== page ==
Open Science Comes to Campus

The Science Lab is excited to announce that over the past few weeks, Bill Mills and Shauna Gordon-McKeon of Open Hatch have been discussing a new project – Open Science Comes to Campus, a new event based on Open Hatch’s wildly successful Open Source Comes to Campus series.

Open Source Comes to Campus is a one-day event that introduces the ideas and values of open source software development to interdisciplinary cohorts of undergraduates, along with workshops on contributorship, git, and all the skills and customs necessary to successfully participate in an online open source community. The day concludes with several hours of hack time, where students attempt to address selected issues in projects specially curated for the event; students go home with both the skills and the confidence to continue to build their coding experience and contribute to the open source projects they find most compelling.

With Open Science Comes to Campus, we hope to build the same positive first experiences in contributorship and collaborative scientific coding, with special attention paid to the unique challenges that open science presents. A very early draft of curriculum looks something like:

  • Introduction to Open Science. What is Open Science, what does it hope to achieve, and how does collaborative coding empower us all?
  • Communicating Around Open Source. Open source and open science projects can live or die on the strength of their community’s online interactions. How can we leverage the web to build a space that is welcoming, illuminating, safe and productive for all our colleagues?
  • Using Git & GitHub. Version control is an indispensable tool for open science. In this unit, we’ll introduce students to using git and collaborating on GitHub.
  • Career Panel. What are some experiences professional researchers have had in the realms of open science and collaborative coding? We’d like to give students the chance to interact with leaders in the space, to see how these ideas affect real science.
  • Starting Open Science. How does one go about starting an open source project? What are the tools and resources needed, how does one craft an online community, and how does one gain both users and contributors to their work?
  • Contributions Workshop. Time to get hacking! A menu of hand-picked open source science projects will be offered to students, as great examples of open science and opportunities to jump in and get involved.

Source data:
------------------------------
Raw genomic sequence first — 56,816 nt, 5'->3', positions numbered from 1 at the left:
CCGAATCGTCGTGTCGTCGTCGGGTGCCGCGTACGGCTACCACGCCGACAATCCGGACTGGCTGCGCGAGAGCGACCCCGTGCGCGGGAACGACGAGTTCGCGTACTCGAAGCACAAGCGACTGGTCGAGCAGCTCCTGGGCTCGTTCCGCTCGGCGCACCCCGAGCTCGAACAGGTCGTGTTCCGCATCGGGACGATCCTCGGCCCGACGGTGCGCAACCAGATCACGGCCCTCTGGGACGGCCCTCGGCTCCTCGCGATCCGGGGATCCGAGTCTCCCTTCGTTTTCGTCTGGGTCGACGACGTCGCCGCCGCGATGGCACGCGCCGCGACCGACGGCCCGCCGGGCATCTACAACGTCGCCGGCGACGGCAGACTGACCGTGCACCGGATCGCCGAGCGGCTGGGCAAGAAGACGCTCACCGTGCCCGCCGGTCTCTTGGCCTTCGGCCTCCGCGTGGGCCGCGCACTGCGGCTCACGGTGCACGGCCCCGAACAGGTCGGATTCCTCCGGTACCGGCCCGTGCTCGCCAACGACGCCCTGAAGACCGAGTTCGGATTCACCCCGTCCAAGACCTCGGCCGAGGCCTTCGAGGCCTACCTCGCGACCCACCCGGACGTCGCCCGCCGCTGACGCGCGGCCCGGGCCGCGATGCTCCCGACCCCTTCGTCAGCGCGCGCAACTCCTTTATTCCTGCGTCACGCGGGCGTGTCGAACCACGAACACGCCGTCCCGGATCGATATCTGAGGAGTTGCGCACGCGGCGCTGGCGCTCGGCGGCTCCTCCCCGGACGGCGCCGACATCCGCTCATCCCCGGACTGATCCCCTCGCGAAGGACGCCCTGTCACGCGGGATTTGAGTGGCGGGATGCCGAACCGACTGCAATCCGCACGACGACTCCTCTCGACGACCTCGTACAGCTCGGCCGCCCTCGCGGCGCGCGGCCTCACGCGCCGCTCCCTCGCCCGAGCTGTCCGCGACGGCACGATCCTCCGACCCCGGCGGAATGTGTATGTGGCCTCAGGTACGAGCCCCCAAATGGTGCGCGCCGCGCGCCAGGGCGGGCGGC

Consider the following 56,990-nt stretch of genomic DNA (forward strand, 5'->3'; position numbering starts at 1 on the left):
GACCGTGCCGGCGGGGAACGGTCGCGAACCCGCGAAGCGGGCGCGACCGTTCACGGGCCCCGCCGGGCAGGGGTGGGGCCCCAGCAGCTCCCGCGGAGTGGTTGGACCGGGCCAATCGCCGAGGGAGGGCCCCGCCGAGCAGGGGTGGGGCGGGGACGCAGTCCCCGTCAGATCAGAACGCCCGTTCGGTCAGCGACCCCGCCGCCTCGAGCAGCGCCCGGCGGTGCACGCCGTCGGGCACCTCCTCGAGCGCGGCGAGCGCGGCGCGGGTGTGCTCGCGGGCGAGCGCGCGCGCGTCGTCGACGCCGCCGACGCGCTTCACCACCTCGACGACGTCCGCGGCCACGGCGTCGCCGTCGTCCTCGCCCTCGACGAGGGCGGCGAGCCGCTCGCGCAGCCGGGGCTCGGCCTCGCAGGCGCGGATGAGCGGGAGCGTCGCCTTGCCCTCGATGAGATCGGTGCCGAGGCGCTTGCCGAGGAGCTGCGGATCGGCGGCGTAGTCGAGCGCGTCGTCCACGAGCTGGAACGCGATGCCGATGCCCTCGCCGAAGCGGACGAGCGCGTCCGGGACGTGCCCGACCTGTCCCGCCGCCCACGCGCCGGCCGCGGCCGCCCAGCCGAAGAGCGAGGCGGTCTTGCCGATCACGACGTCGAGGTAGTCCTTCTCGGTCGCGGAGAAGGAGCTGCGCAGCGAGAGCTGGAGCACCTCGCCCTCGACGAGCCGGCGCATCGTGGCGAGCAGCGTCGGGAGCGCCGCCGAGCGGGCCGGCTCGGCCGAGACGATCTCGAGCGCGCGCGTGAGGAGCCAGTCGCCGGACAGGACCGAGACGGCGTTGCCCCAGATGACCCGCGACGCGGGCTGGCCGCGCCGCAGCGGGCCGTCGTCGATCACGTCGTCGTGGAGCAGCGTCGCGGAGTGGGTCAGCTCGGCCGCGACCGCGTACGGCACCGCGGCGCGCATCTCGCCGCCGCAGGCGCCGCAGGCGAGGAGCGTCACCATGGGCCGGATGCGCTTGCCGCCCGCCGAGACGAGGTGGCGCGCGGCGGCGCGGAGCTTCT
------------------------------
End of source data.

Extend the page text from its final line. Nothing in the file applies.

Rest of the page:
This follows the tested Open Source Comes to Campus curriculum closely, but with notable additions and modifications to speak to the scientific community – the schedule is still in heavy development, more to come as details emerge.

Getting Involved

Open Science Comes To Campus is still in its very early planning stages, and we’d like your input on the program. What sort of activities and curriculum would you present to give students and researchers both skills and a positive first experience in participating in open science and collaborative coding? Please join the discussion on Open Hatch’s Forum, and tell us your ideas.

One of the areas under heaviest new development, is the Starting Open Science unit. More traditional open source projects can enjoy enormous communities – projects like Firefox, Ubuntu and Python – and provide products a contributor is unlikely to build from scratch. But, due to the smaller communities and more esoteric nature of much scientific research, the need and opportunity for an individual researcher or lab to launch their own projects is much greater in the sciences. How can we help students and early-career researchers set up open source projects for their research that are easy to manage and inviting for their colleagues to collaborate on? We’ve started brainstorming in this etherpad – please, jump in and add your ideas, stories, criticisms and questions there.

Finally, we’re going to need somewhere to run this thing! If you think your institution has a strong open science community, get in touch with Bill or Shauna on the forum thread linked above, in the Science Lab IRC, or on Twitter. We look forward to working with you!